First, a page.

Everything about Sam’s imprisonment is nonsensical. Some of the problems with it are simple contrivances where the logic of the story is stretched beyond its expected parameters (despite the Uncharted games having a pretty loose sense of plot logic to begin with). Other problems are outright plot holes which break the story entirely.

                                   ****SPOILERS AFTER THIS POINT****

Continue reading “Sam in Prison – Uncharted 4’s Vortex of Contrivances and Plot Holes”

Sunless Sea is what No Man’s Sky Should Have Been


No one encapsulated the failure of No Man’s Sky better than Tom Chick with: “Exploration isn’t about exploration. It’s about discovery. No Man’s Sky doesn’t understand this at all.”

And no game encapsulates what NMS should have done better than Sunless Sea.

I first played SS back when it came out in early 2015, and I praised the game for its uneven but innovative systems. I recently dived back into it with the release of a new expansion, Zubmariner, and once more got sucked into this incredibly weird vortex of a game. SS is difficult to describe because there isn’t too many games out there like it. The closest comparison I can think of is Sid Meier’s Pirates (the 2004 remake), in the sense that you sail a ship around a big open map while periodically stopping at ports, managing an inventory, and tackling a massive set of an entirely optional quests at your leisure. But unlike Pirate’s sunny Caribbean backdrop, SS takes place in a steam punk, Lovecraftian world where a chunk of London dropped into an underground ocean (called the “Neath”) where the laws of physics are in disarray and Hell has a client state filled with anarchists (among other strange occurrences).

This sleeper indie hit does everything NMS does, but better. Ok, SS doesn’t have NMS’s budget, or incredible universe-generation engine, but both games have the same core design philosophy: they each present an alien world (both “alien” and “world” can be metaphorical here) and unleash the player to explore it at his own pace and for his own reasons. They are both wildly experimental games with broad exploration as the primary driving force behind the player experience. But while NMS ended up being… well, No Man’s Sky, Sunless Sea is largely a successful product.

Continue reading “Sunless Sea is what No Man’s Sky Should Have Been”

Paradox Studios, Stocks and Flows, and the Challenge of Contextualization in Stellaris

“As of writing this sentence I have put a combined 2,000 hours into Europa Universalis III, IV, Crusader Kings II, and Victoria II, all of which were developed by the Swedish studio, Paradox. For the uninitiated, Paradox almost exclusively makes incredibly in-depth grand strategy games which place the player in command a nation’s political, economic, military, religious, and social affairs in a wide variety of time periods. If you’re the type of person who loves the Total Wars and Civilizations but you think the AI is too weak and they lack long-term strategic depth, then I cannot urge you more strongly to try a Paradox game.

The company’s latest (assuming you arbitrary ignore Hearts of Iron IV) and arguably riskiest outing yet is Stellaris. Though at first glance Stellaris may appear no different than any other recent space-based 4X venture on Steam, its developer’s pedigree implies a different take on the genre. Indeed, the game’s Steam page calls Stellaris an “evolution of the grand strategy genre with space exploration at its core.” Meaning Stellaris is not merely a space game with more strategic elements than usual, rather it’s intended to be a grand strategy game in the mold of Paradox’s previous endeavors that happens to take place in space.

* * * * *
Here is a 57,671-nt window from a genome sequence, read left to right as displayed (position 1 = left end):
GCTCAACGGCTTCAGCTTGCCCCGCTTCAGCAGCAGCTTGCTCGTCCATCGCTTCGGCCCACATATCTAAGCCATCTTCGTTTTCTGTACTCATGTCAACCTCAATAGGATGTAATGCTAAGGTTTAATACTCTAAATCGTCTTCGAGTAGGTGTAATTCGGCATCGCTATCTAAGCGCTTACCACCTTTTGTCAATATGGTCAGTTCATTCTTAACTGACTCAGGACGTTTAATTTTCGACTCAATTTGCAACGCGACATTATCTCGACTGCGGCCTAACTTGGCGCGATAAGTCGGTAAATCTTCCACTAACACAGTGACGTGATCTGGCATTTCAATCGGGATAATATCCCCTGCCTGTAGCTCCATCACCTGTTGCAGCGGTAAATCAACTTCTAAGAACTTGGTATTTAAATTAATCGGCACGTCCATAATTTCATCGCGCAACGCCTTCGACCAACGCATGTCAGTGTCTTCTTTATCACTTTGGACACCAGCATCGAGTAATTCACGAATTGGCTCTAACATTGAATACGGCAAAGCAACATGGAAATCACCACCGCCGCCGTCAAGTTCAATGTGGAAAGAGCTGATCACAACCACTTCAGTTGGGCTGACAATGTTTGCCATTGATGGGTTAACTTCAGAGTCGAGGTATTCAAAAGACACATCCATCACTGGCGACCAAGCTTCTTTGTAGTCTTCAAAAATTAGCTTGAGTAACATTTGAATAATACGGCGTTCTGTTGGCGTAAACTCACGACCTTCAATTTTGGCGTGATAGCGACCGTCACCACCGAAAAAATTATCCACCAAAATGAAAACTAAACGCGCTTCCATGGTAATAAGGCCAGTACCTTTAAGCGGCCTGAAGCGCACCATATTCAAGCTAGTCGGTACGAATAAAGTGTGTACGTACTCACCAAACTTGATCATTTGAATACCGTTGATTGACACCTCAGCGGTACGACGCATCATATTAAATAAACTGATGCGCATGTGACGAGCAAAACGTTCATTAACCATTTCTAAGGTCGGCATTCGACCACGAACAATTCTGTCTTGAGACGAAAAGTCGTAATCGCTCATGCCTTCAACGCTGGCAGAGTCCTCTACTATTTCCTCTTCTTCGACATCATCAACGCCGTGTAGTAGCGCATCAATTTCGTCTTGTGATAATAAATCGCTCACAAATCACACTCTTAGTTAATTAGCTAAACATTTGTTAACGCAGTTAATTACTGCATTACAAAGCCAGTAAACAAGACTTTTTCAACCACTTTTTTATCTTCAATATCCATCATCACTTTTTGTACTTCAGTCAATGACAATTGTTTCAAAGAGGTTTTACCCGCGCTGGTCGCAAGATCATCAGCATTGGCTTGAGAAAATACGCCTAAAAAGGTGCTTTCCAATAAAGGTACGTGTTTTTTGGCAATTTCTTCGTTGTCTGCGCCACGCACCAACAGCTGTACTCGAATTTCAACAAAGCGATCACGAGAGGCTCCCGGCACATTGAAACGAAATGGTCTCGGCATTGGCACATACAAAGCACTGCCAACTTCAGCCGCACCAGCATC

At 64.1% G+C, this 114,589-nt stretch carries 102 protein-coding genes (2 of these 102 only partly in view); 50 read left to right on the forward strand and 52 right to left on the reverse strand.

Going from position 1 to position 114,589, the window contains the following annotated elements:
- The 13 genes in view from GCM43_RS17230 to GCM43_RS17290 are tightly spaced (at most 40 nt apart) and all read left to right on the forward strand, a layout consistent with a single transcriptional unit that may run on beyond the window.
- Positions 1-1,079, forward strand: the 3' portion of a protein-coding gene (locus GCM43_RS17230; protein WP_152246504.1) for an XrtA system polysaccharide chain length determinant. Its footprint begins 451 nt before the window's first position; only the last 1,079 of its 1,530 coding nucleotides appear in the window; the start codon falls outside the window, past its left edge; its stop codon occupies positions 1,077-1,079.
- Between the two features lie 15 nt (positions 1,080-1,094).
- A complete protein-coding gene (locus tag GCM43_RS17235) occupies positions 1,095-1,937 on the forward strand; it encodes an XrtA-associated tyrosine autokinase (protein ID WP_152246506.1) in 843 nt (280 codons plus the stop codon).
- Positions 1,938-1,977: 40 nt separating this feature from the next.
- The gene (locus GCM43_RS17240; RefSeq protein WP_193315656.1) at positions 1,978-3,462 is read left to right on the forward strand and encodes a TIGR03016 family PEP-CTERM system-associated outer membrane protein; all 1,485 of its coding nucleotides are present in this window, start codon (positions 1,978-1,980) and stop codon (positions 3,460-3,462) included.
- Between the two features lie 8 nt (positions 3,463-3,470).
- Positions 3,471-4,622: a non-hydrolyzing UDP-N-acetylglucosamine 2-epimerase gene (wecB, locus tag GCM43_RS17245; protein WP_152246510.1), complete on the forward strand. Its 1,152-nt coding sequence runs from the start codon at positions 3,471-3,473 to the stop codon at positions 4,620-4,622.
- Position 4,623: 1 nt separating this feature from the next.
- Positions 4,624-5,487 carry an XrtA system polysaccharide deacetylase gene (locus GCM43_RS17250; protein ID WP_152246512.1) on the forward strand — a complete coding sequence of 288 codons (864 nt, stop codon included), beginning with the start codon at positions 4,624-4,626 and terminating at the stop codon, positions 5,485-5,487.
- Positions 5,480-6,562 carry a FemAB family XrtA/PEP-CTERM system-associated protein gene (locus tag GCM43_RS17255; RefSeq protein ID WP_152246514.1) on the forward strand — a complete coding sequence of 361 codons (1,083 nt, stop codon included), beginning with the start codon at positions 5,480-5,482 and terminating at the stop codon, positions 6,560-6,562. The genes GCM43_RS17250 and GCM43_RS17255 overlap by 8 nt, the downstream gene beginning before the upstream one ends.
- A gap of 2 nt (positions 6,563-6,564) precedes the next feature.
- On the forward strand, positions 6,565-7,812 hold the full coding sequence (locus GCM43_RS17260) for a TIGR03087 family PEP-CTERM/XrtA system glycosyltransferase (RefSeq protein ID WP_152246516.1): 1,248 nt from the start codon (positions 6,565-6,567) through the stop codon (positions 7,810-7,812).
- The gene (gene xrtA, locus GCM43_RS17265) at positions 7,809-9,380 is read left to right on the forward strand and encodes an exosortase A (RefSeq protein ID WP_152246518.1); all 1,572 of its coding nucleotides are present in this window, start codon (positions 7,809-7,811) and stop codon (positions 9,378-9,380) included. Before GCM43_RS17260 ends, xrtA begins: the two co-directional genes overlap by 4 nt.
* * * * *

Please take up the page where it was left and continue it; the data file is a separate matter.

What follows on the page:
Imagine the complexity of engaging in dynastic feuds in Crusader Kings, or directing colonial expansion in Europa Universalis, or plotting to start international wars to stimulate your country’s weapons manufacturing industry in Victoria… brought to outer space.

The mind boggles at the possibilities. How will warfare work with spaceships? How will immigration work between alien species? What are the cultural dynamics of intergalactic federations? If an enemy species really pisses me off, can I use the genophage on them? This is an unbelievably cool idea, I am thrilled that a studio as competent as Paradox has decided to take it on, and I am incredibly excited to see where it goes.

But I’m also kind of worried that Stellaris cannot possibly live up to that promise. Not because of any inherent weakness on Paradox’s part, but because the task of capturing the essence of what makes the other Paradox games fun enough for me to invest over 2,000 hours into them, and transferring it into Stellaris’s setting, might be too great of a challenge for any developer.

The problem is one of context. Namely, all of the other beloved Paradox games have a context based in history while Stellaris does not…”


Paradox Studios, Stocks and Flows, and the Challenge of Contextualization in Stellaris



Pure Exploration is not a Valid Standalone Mechanic

“I’ve already written a brief overview of my take on No Man’s Sky and have spent a good portion of the last few days scouring the Internet for the various criticisms and defenses of the game.

Perhaps the most salient and convincing argument I’ve seen thus far on behalf of NMS is the game isn’t meant to be enjoyed by the standards of traditional mechanics, rather, it’s a game based on “pure exploration.” The argument goes something like this:

Due to a combination of Hello Games making vague comments about the potential content of No Man’s Sky and Sony pouring a truck load of money into marketing to fuel the game’s hype machine, a lot of players were misled into believing that NMS was a standard AAA game with wide appeal. In reality, NMS is basically an indie game with an indie-sized development team (15 individuals), working on a barely larger than indie budget, with indie ambitions to fill the niche indie market of pure exploration games. Yes, NMS is lacking a lot of expected features, feels bare bones in parts, and doesn’t have a very compelling core gameplay loop by the standards of traditional big budget open world games, but that doesn’t matter because that was never the point of NMS. The game is really just about exploring cool worlds in an enormous universe and seeing everything that there is to see. It’s all about exploration.”

While I completely sympathize with the idea that an indie developer got caught up in a hype machine, and I’m totally on board with seeing small indie games try wildly experimental gameplay techniques… I don’t buy this argument on behalf of NMS…”


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Pure Exploration is not a Valid Standalone Mechanic